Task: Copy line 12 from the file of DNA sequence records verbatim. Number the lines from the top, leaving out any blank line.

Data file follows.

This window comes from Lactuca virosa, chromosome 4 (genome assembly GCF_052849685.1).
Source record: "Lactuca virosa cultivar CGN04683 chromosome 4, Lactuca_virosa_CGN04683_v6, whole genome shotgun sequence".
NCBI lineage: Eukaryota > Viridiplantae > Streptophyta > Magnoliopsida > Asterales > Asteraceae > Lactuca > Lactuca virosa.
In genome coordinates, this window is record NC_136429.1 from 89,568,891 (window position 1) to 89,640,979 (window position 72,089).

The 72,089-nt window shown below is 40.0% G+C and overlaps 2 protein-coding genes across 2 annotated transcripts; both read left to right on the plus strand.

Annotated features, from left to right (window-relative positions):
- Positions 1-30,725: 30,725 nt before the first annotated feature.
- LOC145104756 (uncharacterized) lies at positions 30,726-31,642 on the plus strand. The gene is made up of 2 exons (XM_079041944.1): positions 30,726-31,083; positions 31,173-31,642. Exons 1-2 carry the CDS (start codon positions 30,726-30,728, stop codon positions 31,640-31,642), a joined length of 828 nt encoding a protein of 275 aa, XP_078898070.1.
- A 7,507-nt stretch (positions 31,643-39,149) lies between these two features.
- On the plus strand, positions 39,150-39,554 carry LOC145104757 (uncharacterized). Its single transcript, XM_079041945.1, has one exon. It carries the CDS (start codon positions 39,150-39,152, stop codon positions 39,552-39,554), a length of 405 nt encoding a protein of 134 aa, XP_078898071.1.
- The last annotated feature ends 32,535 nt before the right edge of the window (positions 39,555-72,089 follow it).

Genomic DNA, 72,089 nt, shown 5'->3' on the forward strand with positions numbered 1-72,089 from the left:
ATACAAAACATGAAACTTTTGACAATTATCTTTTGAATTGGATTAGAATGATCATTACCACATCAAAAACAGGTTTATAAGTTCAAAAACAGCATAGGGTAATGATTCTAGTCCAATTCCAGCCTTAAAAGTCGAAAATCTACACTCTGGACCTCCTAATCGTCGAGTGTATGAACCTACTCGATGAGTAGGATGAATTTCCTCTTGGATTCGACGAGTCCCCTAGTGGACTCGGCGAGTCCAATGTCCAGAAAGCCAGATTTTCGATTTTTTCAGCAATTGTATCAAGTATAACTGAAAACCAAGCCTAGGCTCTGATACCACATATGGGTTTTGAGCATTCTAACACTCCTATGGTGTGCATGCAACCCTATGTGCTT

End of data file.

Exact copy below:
Genomic DNA, 72,089 nt, shown 5'->3' on the forward strand with positions numbered 1-72,089 from the left: